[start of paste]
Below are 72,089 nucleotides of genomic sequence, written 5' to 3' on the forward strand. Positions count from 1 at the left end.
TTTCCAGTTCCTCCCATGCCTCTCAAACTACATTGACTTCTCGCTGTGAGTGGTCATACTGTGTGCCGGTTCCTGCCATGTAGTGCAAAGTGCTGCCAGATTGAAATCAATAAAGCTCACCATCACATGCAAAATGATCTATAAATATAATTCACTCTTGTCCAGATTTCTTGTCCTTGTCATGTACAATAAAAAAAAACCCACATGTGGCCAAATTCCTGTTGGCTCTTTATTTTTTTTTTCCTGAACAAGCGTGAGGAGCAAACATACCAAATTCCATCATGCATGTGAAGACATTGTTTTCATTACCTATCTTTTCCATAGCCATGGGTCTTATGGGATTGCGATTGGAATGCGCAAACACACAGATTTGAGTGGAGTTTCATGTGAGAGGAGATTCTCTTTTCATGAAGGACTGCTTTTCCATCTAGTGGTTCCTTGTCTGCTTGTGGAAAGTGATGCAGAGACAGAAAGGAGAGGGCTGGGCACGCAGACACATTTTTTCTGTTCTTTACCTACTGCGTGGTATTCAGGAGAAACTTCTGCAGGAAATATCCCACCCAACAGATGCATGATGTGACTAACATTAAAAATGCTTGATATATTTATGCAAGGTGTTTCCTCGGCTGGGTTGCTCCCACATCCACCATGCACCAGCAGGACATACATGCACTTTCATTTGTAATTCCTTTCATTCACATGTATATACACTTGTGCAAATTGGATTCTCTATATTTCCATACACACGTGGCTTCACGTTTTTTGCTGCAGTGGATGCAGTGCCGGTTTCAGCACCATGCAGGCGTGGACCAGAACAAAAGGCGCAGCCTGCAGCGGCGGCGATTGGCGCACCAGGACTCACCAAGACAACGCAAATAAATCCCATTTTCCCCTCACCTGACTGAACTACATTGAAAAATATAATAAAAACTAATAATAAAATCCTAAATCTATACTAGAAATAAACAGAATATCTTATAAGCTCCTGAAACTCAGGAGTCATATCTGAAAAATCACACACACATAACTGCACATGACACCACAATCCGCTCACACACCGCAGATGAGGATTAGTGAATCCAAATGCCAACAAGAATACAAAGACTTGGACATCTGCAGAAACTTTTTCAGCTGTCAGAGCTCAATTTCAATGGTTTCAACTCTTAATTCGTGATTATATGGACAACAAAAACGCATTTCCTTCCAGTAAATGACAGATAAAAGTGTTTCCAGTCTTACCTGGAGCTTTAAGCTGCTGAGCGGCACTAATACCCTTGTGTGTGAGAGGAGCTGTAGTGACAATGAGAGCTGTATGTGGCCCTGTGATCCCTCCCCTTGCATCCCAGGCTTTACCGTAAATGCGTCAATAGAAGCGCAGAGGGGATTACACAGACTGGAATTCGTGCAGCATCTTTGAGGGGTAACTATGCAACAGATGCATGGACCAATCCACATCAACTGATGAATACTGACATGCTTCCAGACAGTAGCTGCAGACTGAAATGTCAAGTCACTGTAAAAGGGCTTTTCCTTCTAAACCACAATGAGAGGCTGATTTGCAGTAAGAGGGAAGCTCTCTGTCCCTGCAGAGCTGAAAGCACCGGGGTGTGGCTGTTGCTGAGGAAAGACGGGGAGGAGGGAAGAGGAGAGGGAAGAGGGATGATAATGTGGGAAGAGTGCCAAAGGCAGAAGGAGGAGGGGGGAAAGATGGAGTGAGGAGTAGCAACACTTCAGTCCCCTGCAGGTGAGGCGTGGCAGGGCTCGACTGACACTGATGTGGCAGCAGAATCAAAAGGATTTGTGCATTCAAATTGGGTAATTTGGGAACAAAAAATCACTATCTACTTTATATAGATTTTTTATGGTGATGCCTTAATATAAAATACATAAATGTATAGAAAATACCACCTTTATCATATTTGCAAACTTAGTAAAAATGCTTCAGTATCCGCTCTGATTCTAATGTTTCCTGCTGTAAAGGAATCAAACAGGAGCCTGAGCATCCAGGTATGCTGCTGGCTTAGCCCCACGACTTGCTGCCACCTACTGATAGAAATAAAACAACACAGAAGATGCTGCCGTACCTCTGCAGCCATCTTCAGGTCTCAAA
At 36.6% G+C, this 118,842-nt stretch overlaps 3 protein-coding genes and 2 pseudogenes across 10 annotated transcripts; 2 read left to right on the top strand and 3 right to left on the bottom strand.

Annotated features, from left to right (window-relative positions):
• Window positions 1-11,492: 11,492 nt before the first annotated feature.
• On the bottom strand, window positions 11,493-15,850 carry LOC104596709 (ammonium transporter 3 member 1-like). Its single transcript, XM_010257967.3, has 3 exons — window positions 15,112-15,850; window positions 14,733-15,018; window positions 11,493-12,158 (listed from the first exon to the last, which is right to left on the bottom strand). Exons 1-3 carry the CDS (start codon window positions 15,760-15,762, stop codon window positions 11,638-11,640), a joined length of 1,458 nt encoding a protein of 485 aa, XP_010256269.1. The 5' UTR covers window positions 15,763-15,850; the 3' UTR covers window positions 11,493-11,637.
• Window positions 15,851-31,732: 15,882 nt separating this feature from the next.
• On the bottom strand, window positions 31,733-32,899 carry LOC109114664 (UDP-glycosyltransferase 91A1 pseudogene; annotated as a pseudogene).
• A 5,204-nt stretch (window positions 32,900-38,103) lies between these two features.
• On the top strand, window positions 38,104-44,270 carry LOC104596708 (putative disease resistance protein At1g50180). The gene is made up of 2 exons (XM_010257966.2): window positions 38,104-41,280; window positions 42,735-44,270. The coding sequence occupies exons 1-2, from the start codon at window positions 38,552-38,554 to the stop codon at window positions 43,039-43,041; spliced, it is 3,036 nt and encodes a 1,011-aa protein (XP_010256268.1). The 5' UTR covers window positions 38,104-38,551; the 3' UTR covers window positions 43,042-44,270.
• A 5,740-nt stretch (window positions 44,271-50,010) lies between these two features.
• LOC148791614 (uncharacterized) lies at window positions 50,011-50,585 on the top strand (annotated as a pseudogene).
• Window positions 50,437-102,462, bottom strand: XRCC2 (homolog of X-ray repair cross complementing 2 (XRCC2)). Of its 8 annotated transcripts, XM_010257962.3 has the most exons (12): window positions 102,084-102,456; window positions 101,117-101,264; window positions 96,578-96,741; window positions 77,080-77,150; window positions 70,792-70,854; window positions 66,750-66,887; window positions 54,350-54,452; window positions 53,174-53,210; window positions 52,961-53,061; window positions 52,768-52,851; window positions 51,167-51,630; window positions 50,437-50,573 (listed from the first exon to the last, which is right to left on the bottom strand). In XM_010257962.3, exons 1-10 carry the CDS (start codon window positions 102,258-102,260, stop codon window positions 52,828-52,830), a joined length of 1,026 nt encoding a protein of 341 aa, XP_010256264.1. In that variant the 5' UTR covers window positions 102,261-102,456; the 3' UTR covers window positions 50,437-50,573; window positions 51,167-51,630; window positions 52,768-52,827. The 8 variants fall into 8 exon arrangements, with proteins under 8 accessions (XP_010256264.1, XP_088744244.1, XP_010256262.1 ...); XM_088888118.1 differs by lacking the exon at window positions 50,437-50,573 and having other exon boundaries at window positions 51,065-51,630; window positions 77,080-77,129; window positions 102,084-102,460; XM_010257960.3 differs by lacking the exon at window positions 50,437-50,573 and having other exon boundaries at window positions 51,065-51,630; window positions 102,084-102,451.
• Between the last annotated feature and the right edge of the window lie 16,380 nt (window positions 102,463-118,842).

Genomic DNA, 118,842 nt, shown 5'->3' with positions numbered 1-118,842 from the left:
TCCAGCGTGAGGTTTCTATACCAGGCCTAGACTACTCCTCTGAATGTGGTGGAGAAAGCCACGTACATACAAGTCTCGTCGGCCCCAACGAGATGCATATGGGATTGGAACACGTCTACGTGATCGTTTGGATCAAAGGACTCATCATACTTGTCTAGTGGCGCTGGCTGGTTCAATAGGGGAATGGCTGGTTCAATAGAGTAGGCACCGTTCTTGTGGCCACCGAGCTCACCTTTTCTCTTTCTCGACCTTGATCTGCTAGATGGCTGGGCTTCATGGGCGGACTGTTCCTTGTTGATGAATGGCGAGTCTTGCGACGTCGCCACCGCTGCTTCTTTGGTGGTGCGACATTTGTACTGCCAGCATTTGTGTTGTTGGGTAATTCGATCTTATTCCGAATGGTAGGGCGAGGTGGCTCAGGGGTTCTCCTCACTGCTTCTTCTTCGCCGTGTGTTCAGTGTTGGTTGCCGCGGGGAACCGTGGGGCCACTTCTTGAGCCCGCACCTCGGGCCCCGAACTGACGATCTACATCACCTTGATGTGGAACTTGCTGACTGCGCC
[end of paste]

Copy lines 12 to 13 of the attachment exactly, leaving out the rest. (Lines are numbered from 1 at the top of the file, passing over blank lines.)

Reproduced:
• LOC148791614 (uncharacterized) lies at window positions 50,011-50,585 on the top strand (annotated as a pseudogene).
• Window positions 50,437-102,462, bottom strand: XRCC2 (homolog of X-ray repair cross complementing 2 (XRCC2)). Of its 8 annotated transcripts, XM_010257962.3 has the most exons (12): window positions 102,084-102,456; window positions 101,117-101,264; window positions 96,578-96,741; window positions 77,080-77,150; window positions 70,792-70,854; window positions 66,750-66,887; window positions 54,350-54,452; window positions 53,174-53,210; window positions 52,961-53,061; window positions 52,768-52,851; window positions 51,167-51,630; window positions 50,437-50,573 (listed from the first exon to the last, which is right to left on the bottom strand). In XM_010257962.3, exons 1-10 carry the CDS (start codon window positions 102,258-102,260, stop codon window positions 52,828-52,830), a joined length of 1,026 nt encoding a protein of 341 aa, XP_010256264.1. In that variant the 5' UTR covers window positions 102,261-102,456; the 3' UTR covers window positions 50,437-50,573; window positions 51,167-51,630; window positions 52,768-52,827. The 8 variants fall into 8 exon arrangements, with proteins under 8 accessions (XP_010256264.1, XP_088744244.1, XP_010256262.1 ...); XM_088888118.1 differs by lacking the exon at window positions 50,437-50,573 and having other exon boundaries at window positions 51,065-51,630; window positions 77,080-77,129; window positions 102,084-102,460; XM_010257960.3 differs by lacking the exon at window positions 50,437-50,573 and having other exon boundaries at window positions 51,065-51,630; window positions 102,084-102,451.